ON THE SIDELINES OF THE FT ANZ RMB GROWTH STRATEGY SERIES, SPRING AIRLINES CFO CHEN KE SAID DOWN WITH BLUENOTES TO DISCUSS THE FINER POINTS OF THE RMB AND FOREIGN INVESTMENT.
Elsa Huang: Thank you for talking to BlueNotes. As we know, the PBOC has allowed foreign investors to enter the inter-bank bond market recently. With this policy, will RMB financing costs be reduced in the onshore bond market?
Chen Ke: Given the rich liquidity conditions in China since last year, the PBOC has eased monetary policy in a successful bid to boost the bond market.
In this context, Chinese companies will have one more financing channel in the domestic bond market besides bank loans, IPO and debt or equity issuing in overseas markets.
Thanks to the policy and continued monetary easing, it will provide a better financing channel with a number of companies looking for new or replacement capital.
Huang: There are two markets to be considered for RMB financing – onshore and offshore. As a CFO, what are the key factors you consider when to choose between the two, on top of cost?
Chen: The first one I consider is the purpose of the financing. For an airline company, we raise money to buy new planes overseas; there is no difference for us to do financing in onshore or offshore markets.
The both-way financing models have no impact on our business as in onshore markets we can get official approval from National Development and Reform Commission, depending on our complete background in trade for foreign exchange purchases.
For overseas payments and in offshore markets, it will be more convenient for us to issue bonds as we can pay Airbus directly.
The second factor is exchange fluctuations. We hope that the RMB can cover all capital expenditure and replace existing debt with US dollars and other foreign currencies from our own perspective.
When issuing bonds, we prefer RMB settlement but will still need to compare the cost. Currently, the financing cost onshore is superior to offshore.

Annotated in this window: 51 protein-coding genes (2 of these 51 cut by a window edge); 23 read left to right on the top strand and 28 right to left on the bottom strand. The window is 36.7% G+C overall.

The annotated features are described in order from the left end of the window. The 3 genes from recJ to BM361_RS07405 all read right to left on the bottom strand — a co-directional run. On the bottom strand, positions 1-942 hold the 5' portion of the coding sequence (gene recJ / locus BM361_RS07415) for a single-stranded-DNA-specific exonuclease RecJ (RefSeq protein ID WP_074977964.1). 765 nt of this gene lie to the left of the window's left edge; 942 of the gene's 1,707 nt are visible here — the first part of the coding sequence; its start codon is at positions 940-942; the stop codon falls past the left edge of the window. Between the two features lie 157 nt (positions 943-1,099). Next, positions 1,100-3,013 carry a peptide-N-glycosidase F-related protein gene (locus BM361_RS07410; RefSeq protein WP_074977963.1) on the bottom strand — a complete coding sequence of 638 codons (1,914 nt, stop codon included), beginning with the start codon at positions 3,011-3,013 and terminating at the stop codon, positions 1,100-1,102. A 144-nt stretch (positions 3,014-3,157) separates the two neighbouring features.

The third one is the credit rating of the bond. For the whole airlines industry, it will increase the bond cost if we get the rating in offshore market.
As the overseas rating mechanism differ greatly from our domestic markets it is difficult to get a good rating overseas. But in China we get better recognition.
Those are my other considerations for financing, but the most important factor is still cost.
Huang: The RMB internationalisation discussion has gone on for a long time. What is your opinion on and the implementation of other financial reforms?
Chen: The RMB internationalisation has been continuing to move ahead since the PBOC introduced the policy two or three years ago. Although the process has been affected by the exchange rate, the main direction is still positive.
We established a cross-board RMB cash poll last year, which plays an important role for RMB inflow and outflow and our management of capital liquidity and risk control. We can get better opportunities and products by for hedging the risk and improving our revenues.
With the increasing status of the RMB, it will be helpful for companies getting income dominated in RMB to do business with vendors, in terms of payment and settlement. I believe it will be a trend for major airline manufacturers, to accept the RMB settlement in the next few years.